Tuesday, February 5, 2013

Overcoming Adversity!

Today I am posting my contribution to the Overcoming Adversity bloghop that Nick Wilford is hosting in order to help his stepson, Andrew, attend a specialist college. Andrew has an amazing story of his own, which has inspired this bloghop, and I'm excited I can be a part of it.

In the latter part of my life, I've had many family members and friends struggle with drug addiction problems. Sadly, some have lost their lives because of an overdose or other drug related accident. But others still continue the fight to stay clean. This story was inspired by them. For all of them!

  Thirteen Months, One Week & Four Days  


          I throw open the door to my small apartment, let it slam shut, and I sink onto the floor. My hands shake and my heart races as I pull my knees up and rest my forehead against them.

            Just breathe.

            It’s been thirteen months, one week and four days since I’ve been sober, but people still look at me like I just stepped out of rehab. Thirteen months, one week and four days I’ve been working on earning their trust and living a normal life and today I think it might tear me apart. Half the time the problem is mental, but the other half… my body still aches, craves and needs a fix. Today it’s both.

            I try to force my hands to be steady but that only makes them worse.

            “Aarrrgh!”  I scream, hoping to release some of the tension. It doesn’t work.

            I look to the ceiling and run my fingers through my hair. Please God. Please help me.

            You don’t spend eleven years enjoying instant gratification and have it go away. It will never go away. I know it. I’ve had it told to me time and time again. I’m living evidence of it and I’m not stupid enough to deny it.

            But days like these – the really crappy ones, where I go to work and end up having to deal with every jackass that walks through the door – these are the days I wonder how long I’ll make it. How long I’ll survive the “real world,” as everyone calls it.

            Screw the real world. To me the real world is dealt in secret. You watch your back, trust no one and forget about everything with a single shot, or hit of the pipe.

            Truth is – I don’t know how this happened. I wasn’t raised this way, and seeing the hurt in my parents eyes, sucks. But now I have no way to get rid of it. No way to make me forget, or at least not care.

            Thirteen months, one week and four days and sometimes they still look unsure. They still wonder if I’m clean. And I want to be clean, but my body wants to be satiated.

            A tear trickles down my cheek. I wipe it away and get to my feet, angry for being such a sissy.

            “You cannot control me!” I yell to myself – to the craving. I let the adrenaline race through me.  I follow it through my veins and let it surge in my body with a new kind of freedom. A high that cannot land me in jail, that will not make me lose my job or my family.

            I am smart. I am clean. I am free.

            I am smart. I am clean. I am free.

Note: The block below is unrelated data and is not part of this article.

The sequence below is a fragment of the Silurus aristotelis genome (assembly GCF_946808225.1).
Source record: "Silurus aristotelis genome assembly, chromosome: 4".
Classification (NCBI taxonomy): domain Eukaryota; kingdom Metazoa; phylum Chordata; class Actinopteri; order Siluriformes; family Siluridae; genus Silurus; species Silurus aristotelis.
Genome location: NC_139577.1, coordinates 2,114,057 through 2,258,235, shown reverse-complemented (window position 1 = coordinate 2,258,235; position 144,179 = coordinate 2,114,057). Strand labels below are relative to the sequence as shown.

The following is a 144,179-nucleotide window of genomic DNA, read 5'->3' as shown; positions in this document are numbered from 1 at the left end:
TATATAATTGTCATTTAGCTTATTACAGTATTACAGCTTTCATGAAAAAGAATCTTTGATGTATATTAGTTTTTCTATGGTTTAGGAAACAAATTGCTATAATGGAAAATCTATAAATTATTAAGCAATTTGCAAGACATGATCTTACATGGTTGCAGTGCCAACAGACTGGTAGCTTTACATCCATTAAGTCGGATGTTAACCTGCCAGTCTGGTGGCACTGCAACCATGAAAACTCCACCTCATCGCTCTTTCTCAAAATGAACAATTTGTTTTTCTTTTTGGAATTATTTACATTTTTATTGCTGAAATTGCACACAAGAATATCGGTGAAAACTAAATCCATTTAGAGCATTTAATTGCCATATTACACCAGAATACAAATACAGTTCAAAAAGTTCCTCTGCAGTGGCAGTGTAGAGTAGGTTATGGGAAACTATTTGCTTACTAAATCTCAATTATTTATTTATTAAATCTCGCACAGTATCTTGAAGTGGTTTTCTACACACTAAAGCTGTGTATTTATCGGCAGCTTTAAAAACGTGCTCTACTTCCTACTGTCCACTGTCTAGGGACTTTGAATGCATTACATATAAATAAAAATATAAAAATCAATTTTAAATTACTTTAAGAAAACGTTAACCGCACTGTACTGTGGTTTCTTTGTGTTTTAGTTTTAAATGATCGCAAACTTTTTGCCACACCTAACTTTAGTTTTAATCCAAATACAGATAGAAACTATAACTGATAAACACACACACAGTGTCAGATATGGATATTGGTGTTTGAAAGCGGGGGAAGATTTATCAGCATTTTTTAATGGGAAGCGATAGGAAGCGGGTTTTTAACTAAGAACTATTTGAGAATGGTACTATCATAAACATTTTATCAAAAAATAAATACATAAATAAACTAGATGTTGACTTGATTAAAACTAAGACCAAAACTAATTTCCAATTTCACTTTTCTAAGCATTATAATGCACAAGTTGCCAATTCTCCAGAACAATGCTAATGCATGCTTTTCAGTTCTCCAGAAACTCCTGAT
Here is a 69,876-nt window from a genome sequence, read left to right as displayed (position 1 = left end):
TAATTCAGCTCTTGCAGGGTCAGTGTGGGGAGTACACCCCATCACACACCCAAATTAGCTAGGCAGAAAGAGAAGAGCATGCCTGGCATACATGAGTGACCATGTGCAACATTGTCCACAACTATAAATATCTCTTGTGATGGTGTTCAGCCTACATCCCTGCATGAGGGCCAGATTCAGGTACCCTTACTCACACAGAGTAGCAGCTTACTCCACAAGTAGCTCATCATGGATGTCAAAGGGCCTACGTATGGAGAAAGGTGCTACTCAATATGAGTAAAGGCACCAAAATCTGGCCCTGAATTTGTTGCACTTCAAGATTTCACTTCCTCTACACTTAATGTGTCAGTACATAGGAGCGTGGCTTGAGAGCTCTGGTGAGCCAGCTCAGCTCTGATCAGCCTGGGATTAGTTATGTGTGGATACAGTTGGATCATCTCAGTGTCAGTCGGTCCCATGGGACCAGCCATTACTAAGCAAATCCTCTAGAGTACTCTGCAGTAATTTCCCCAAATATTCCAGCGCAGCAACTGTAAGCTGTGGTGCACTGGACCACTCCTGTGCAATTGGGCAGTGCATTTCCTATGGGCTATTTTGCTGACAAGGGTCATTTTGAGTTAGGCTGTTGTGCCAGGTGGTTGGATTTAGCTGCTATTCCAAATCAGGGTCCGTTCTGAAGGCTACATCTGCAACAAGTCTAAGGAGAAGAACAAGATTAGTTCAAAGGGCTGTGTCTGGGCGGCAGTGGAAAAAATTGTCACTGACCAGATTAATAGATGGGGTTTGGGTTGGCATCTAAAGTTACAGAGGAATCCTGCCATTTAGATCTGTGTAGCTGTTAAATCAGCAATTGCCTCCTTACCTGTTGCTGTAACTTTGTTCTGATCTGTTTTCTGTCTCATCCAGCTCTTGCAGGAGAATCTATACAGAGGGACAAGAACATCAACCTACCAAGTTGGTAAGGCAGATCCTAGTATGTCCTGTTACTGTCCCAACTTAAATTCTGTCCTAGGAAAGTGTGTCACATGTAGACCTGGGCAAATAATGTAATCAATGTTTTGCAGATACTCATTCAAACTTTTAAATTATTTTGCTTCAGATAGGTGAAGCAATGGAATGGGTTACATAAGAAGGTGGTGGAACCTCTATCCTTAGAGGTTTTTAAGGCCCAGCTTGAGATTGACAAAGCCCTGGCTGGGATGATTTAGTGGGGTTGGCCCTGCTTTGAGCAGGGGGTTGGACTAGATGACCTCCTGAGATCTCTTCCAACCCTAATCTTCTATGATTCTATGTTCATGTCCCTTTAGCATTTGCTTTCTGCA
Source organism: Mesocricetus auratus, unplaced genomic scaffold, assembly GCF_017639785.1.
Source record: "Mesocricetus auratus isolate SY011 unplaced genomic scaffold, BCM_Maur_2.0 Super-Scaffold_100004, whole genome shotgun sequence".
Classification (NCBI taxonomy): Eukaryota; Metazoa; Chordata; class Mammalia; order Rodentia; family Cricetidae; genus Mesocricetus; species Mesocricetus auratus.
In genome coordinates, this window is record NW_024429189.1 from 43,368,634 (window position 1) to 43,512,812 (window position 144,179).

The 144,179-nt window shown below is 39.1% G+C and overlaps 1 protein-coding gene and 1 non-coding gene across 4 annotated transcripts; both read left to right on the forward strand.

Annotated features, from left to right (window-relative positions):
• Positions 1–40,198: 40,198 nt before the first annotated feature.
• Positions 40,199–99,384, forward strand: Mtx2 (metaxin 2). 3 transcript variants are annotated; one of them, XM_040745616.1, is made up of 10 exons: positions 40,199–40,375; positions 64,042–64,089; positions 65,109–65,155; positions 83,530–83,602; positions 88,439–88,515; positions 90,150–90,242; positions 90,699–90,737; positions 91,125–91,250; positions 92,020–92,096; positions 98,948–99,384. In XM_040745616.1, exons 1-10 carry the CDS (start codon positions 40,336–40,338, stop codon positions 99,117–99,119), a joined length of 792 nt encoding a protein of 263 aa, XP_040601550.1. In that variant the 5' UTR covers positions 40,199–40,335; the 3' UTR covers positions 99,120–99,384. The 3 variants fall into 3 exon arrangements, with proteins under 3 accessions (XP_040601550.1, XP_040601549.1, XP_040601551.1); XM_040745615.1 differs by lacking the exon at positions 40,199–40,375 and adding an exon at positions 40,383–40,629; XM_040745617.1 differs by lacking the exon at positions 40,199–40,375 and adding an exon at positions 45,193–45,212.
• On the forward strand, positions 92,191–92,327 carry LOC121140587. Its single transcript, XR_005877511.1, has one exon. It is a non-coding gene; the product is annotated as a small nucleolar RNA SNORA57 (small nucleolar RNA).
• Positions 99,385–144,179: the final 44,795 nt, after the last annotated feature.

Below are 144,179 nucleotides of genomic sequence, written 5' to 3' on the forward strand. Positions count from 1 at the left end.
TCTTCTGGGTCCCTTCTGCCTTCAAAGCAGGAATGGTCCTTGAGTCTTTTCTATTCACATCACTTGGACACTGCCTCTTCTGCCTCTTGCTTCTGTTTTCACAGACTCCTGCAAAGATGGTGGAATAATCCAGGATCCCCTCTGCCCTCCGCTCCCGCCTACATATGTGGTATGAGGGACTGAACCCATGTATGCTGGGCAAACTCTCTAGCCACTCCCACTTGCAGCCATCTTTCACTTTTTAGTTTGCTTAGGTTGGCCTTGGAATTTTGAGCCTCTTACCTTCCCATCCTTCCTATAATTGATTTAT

The words echo in my mind and I try to believe them. My hands are no longer shaking and my breathing slows. Life slows, and I push away the part that yearns for the fast pace of life past.

            I can do this.

            When I open my eyes, everything is still.

The same.

            Except for me.           

            For now, I’m better.

            I throw my keys and wallet on the bar, and allow myself to crash on the fuzzy orange couch I found at a thrift store.  It’s ugly but comfortable.

            My eyes wander to the clock and I realize the day will be over soon. That’ll make thirteen months, one week and five days.

            A smile touches my lips and I flip the t.v. to my favorite sitcom.

             I can do this.
For other great stories of inspiration from this bloghop check these out:


1.Ninja Captain Alex J. Cavanaugh2.E Louise Bates
3.David Powers King4.Hilary at Positive Letters Inspirational Stories
5.Getting Past The Fist6.Denise Covey, LAussie
7.Bards and Prophets8.Leigh Covington
9.Tyreans Writing Spot10.Livia Peterson
11.Christine Rains12.Meradeths Write Stuff
13.Donna Hole14.Michael Pierce
15.Nicole Singer-Write Me A World16.Elise Fallson
17.Carrie Butler @ SYAW18.Tobi Summers - Chock Full of Words
19.tara tyler20.DL Hammons @ Cruising Altitude 2.0
21.Empty Nest Insider22.PK HREZO
23.C.M. Brown24.Clare Dugmore Writes
25.Kathy- Imagine Today26.Tangent Shell
27.The Open Vein - E.J. Wesley28.Mina Burrows
29.Use Your Words...30.Ilima Todd
31.Carrie-Annes Magick Theatre32.Kelley Lynn
33.J. A. Bennett, A Writers Journey34.Melissa Maygrove
35.Trisha @ WORD STUFF36.Damyanti@Amlokiblogs
37.Candilynn Fite38.Michelle @ Writer~In~Transit
39.Kittie Howard40.Mary Pax
41.Misadventures in Candyland42.Krista McLaughlin
43.Writing Off the Edge44.Read is the New Black
45.Elsie Is Writing46.Stina Lindenblatt
47.The Eagles Aerial Perspective48.Breakthrough Blogs
49.Lara Schiffbauer50.I had a little nut-tree...
51.J.L. Campbell52.Samantha May: Writing Through College
53.One Magic Bean Buyer54.Brooke R. Busse
55.Writers Block56.Justine Dell
57.Father Dragon Writes58.The Kelworth Files
59.WRITING IN THE CROSSHAIRS60.Dreaming of publication